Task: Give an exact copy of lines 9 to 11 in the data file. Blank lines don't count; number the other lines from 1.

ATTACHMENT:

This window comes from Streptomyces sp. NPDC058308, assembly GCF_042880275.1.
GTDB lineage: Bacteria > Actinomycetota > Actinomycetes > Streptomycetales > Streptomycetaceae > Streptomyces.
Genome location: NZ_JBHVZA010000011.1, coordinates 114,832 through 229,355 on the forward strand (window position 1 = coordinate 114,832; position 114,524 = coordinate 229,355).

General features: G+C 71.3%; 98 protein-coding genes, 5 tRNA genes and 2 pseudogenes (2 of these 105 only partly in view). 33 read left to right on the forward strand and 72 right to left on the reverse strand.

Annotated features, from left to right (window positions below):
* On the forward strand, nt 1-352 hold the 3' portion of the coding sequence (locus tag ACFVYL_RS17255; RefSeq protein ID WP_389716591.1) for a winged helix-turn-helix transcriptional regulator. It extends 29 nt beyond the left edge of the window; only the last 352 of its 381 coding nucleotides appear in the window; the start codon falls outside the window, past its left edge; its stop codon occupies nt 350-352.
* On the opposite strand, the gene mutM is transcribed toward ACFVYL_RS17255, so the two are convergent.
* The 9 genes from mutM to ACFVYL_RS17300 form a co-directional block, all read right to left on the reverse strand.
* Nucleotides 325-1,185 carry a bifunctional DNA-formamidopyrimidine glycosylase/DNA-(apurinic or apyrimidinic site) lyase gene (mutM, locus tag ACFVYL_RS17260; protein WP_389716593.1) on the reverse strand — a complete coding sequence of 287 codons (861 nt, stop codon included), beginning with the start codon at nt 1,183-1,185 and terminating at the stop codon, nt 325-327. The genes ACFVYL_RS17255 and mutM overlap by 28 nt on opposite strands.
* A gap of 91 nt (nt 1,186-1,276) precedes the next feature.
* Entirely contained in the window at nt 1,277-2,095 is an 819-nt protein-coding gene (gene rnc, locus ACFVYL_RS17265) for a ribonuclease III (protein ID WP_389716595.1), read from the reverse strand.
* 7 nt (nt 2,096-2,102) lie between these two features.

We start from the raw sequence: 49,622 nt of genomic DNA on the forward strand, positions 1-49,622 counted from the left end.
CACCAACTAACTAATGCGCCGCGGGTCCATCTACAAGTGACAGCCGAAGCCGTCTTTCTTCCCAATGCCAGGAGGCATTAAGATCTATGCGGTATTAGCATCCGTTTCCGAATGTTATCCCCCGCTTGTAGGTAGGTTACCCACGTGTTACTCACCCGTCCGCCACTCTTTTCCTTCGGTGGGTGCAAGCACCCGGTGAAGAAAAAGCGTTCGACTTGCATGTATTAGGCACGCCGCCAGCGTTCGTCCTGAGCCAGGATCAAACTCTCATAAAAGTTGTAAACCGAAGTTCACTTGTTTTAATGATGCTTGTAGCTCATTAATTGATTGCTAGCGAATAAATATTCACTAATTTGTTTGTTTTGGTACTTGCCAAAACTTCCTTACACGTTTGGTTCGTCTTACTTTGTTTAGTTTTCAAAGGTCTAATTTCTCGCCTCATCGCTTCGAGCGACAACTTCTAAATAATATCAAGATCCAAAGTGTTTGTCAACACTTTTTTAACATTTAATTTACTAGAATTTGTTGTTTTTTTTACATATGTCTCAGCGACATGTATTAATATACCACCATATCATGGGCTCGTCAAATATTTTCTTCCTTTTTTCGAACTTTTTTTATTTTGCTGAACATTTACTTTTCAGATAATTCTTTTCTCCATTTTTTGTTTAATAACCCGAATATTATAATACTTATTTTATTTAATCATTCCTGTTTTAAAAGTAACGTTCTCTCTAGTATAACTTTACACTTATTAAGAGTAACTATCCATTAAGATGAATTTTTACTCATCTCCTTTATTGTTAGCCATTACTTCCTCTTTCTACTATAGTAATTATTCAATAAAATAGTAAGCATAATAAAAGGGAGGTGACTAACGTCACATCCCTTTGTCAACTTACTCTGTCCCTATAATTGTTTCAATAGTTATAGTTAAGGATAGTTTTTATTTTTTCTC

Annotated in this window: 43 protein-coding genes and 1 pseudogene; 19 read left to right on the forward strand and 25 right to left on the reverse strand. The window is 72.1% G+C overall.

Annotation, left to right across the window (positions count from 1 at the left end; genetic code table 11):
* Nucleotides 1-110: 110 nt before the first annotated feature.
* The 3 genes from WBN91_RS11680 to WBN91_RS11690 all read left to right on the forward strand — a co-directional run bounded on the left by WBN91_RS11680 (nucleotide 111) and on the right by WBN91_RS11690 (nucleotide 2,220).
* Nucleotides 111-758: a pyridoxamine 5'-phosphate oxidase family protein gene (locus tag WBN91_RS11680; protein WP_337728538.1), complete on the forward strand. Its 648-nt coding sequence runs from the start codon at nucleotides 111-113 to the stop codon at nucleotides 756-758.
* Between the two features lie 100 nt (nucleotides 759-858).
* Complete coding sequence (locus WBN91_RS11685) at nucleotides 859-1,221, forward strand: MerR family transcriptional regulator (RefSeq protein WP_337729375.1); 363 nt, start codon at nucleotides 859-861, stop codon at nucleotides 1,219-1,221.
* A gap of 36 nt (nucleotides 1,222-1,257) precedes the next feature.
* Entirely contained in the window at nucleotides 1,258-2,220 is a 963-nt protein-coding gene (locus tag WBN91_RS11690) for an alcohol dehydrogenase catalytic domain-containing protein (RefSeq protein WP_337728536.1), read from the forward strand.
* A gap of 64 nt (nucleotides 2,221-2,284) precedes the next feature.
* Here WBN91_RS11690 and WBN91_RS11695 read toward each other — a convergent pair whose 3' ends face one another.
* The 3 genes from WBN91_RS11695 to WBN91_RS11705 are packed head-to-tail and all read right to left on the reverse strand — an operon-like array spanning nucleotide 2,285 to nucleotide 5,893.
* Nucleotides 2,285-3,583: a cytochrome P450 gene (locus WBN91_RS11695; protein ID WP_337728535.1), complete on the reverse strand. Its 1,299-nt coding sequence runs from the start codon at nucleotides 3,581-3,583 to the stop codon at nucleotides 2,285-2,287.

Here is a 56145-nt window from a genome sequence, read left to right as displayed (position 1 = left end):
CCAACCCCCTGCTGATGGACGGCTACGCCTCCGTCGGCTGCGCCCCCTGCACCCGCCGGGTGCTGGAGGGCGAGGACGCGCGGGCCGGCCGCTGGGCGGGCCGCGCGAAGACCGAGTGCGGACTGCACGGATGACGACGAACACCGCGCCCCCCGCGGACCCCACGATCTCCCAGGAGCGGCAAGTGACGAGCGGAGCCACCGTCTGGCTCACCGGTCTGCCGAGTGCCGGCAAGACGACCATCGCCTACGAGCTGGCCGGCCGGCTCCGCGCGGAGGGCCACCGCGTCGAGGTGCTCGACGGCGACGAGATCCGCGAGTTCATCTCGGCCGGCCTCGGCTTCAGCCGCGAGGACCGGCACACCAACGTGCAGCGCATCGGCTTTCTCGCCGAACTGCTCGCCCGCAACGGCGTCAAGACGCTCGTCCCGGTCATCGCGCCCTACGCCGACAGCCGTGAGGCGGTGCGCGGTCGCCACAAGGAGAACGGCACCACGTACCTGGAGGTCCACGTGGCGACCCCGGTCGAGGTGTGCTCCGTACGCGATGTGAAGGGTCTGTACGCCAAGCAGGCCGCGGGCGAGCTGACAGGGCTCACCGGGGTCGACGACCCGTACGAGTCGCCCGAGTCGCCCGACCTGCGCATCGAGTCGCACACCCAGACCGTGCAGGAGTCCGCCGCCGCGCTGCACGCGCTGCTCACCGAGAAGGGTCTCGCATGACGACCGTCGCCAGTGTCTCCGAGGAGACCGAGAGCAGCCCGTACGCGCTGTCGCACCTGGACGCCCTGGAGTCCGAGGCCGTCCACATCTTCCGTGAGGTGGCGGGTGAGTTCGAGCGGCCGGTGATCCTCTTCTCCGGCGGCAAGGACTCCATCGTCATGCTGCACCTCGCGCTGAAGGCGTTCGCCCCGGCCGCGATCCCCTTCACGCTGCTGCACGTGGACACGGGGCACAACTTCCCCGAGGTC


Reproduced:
* Nucleotides 325-1,185 carry a bifunctional DNA-formamidopyrimidine glycosylase/DNA-(apurinic or apyrimidinic site) lyase gene (mutM, locus tag ACFVYL_RS17260; protein WP_389716593.1) on the reverse strand — a complete coding sequence of 287 codons (861 nt, stop codon included), beginning with the start codon at nt 1,183-1,185 and terminating at the stop codon, nt 325-327. The genes ACFVYL_RS17255 and mutM overlap by 28 nt on opposite strands.
* A gap of 91 nt (nt 1,186-1,276) precedes the next feature.
* Entirely contained in the window at nt 1,277-2,095 is an 819-nt protein-coding gene (gene rnc, locus ACFVYL_RS17265) for a ribonuclease III (protein ID WP_389716595.1), read from the reverse strand.